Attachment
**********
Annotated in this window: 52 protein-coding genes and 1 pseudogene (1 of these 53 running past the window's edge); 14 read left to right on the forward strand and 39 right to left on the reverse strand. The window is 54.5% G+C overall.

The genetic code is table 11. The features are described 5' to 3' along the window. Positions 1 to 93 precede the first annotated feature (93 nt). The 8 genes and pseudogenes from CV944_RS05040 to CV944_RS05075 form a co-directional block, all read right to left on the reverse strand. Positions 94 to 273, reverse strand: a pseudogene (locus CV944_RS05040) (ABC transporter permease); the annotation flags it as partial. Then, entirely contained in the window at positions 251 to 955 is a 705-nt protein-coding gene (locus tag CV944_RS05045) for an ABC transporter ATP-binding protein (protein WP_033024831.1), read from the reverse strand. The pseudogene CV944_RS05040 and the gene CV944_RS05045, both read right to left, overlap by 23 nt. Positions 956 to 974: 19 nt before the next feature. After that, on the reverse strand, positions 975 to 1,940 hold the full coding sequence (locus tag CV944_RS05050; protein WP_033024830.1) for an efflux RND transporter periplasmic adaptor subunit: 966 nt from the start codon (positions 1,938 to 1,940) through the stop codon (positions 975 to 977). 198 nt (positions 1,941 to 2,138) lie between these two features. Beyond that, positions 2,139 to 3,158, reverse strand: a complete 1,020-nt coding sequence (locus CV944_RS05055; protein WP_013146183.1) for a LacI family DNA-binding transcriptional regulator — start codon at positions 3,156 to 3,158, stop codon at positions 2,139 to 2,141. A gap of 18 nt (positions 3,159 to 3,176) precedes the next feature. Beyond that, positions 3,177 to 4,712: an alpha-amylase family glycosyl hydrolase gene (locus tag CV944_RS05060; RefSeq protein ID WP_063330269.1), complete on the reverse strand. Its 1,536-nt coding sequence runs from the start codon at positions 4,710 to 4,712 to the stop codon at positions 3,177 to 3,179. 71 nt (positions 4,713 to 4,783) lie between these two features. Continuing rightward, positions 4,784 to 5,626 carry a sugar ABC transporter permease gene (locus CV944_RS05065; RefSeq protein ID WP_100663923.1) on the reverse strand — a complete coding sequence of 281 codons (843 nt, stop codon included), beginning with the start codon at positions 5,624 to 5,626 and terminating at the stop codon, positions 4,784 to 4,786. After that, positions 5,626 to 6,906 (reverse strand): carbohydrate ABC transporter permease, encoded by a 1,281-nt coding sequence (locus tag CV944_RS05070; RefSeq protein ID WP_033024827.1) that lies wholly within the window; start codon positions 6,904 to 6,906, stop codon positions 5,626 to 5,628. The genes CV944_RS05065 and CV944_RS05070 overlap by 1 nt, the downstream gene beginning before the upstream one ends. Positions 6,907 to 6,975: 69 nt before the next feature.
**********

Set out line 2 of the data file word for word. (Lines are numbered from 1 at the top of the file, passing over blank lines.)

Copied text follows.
The genetic code is table 11. The features are described 5' to 3' along the window. Positions 1 to 93 precede the first annotated feature (93 nt). The 8 genes and pseudogenes from CV944_RS05040 to CV944_RS05075 form a co-directional block, all read right to left on the reverse strand. Positions 94 to 273, reverse strand: a pseudogene (locus CV944_RS05040) (ABC transporter permease); the annotation flags it as partial. Then, entirely contained in the window at positions 251 to 955 is a 705-nt protein-coding gene (locus tag CV944_RS05045) for an ABC transporter ATP-binding protein (protein WP_033024831.1), read from the reverse strand. The pseudogene CV944_RS05040 and the gene CV944_RS05045, both read right to left, overlap by 23 nt. Positions 956 to 974: 19 nt before the next feature. After that, on the reverse strand, positions 975 to 1,940 hold the full coding sequence (locus tag CV944_RS05050; protein WP_033024830.1) for an efflux RND transporter periplasmic adaptor subunit: 966 nt from the start codon (positions 1,938 to 1,940) through the stop codon (positions 975 to 977). 198 nt (positions 1,941 to 2,138) lie between these two features. Beyond that, positions 2,139 to 3,158, reverse strand: a complete 1,020-nt coding sequence (locus CV944_RS05055; protein WP_013146183.1) for a LacI family DNA-binding transcriptional regulator — start codon at positions 3,156 to 3,158, stop codon at positions 2,139 to 2,141. A gap of 18 nt (positions 3,159 to 3,176) precedes the next feature. Beyond that, positions 3,177 to 4,712: an alpha-amylase family glycosyl hydrolase gene (locus tag CV944_RS05060; RefSeq protein ID WP_063330269.1), complete on the reverse strand. Its 1,536-nt coding sequence runs from the start codon at positions 4,710 to 4,712 to the stop codon at positions 3,177 to 3,179. 71 nt (positions 4,713 to 4,783) lie between these two features. Continuing rightward, positions 4,784 to 5,626 carry a sugar ABC transporter permease gene (locus CV944_RS05065; RefSeq protein ID WP_100663923.1) on the reverse strand — a complete coding sequence of 281 codons (843 nt, stop codon included), beginning with the start codon at positions 5,624 to 5,626 and terminating at the stop codon, positions 4,784 to 4,786. After that, positions 5,626 to 6,906 (reverse strand): carbohydrate ABC transporter permease, encoded by a 1,281-nt coding sequence (locus tag CV944_RS05070; RefSeq protein ID WP_033024827.1) that lies wholly within the window; start codon positions 6,904 to 6,906, stop codon positions 5,626 to 5,628. The genes CV944_RS05065 and CV944_RS05070 overlap by 1 nt, the downstream gene beginning before the upstream one ends. Positions 6,907 to 6,975: 69 nt before the next feature.